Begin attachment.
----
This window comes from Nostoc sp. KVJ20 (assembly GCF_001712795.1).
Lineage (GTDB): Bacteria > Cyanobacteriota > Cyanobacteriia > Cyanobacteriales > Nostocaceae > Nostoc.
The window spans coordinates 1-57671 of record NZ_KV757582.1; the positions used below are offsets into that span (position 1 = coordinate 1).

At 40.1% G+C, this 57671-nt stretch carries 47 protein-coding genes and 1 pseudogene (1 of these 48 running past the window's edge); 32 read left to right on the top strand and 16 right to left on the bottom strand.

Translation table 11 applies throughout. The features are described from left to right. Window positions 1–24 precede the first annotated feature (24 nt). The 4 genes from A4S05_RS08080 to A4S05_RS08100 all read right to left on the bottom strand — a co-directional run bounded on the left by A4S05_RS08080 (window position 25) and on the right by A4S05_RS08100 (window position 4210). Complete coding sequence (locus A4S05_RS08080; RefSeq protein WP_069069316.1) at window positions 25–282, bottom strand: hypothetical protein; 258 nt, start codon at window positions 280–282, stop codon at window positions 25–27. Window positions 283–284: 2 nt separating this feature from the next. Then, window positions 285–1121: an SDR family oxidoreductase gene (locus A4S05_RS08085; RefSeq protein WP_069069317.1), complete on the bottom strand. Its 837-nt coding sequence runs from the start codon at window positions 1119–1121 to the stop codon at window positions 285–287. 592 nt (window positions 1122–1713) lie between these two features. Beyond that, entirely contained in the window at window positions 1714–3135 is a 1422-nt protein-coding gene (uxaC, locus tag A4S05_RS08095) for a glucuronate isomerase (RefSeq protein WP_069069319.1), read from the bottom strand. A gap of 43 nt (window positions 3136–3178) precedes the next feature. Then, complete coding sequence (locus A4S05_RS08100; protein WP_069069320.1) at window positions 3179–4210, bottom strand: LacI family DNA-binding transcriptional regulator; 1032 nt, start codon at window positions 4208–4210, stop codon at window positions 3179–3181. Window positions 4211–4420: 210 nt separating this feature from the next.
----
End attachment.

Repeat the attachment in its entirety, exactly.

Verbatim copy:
This window comes from Nostoc sp. KVJ20 (assembly GCF_001712795.1).
Lineage (GTDB): Bacteria > Cyanobacteriota > Cyanobacteriia > Cyanobacteriales > Nostocaceae > Nostoc.
The window spans coordinates 1-57671 of record NZ_KV757582.1; the positions used below are offsets into that span (position 1 = coordinate 1).

At 40.1% G+C, this 57671-nt stretch carries 47 protein-coding genes and 1 pseudogene (1 of these 48 running past the window's edge); 32 read left to right on the top strand and 16 right to left on the bottom strand.

Translation table 11 applies throughout. The features are described from left to right. Window positions 1–24 precede the first annotated feature (24 nt). The 4 genes from A4S05_RS08080 to A4S05_RS08100 all read right to left on the bottom strand — a co-directional run bounded on the left by A4S05_RS08080 (window position 25) and on the right by A4S05_RS08100 (window position 4210). Complete coding sequence (locus A4S05_RS08080; RefSeq protein WP_069069316.1) at window positions 25–282, bottom strand: hypothetical protein; 258 nt, start codon at window positions 280–282, stop codon at window positions 25–27. Window positions 283–284: 2 nt separating this feature from the next. Then, window positions 285–1121: an SDR family oxidoreductase gene (locus A4S05_RS08085; RefSeq protein WP_069069317.1), complete on the bottom strand. Its 837-nt coding sequence runs from the start codon at window positions 1119–1121 to the stop codon at window positions 285–287. 592 nt (window positions 1122–1713) lie between these two features. Beyond that, entirely contained in the window at window positions 1714–3135 is a 1422-nt protein-coding gene (uxaC, locus tag A4S05_RS08095) for a glucuronate isomerase (RefSeq protein WP_069069319.1), read from the bottom strand. A gap of 43 nt (window positions 3136–3178) precedes the next feature. Then, complete coding sequence (locus A4S05_RS08100; protein WP_069069320.1) at window positions 3179–4210, bottom strand: LacI family DNA-binding transcriptional regulator; 1032 nt, start codon at window positions 4208–4210, stop codon at window positions 3179–3181. Window positions 4211–4420: 210 nt separating this feature from the next.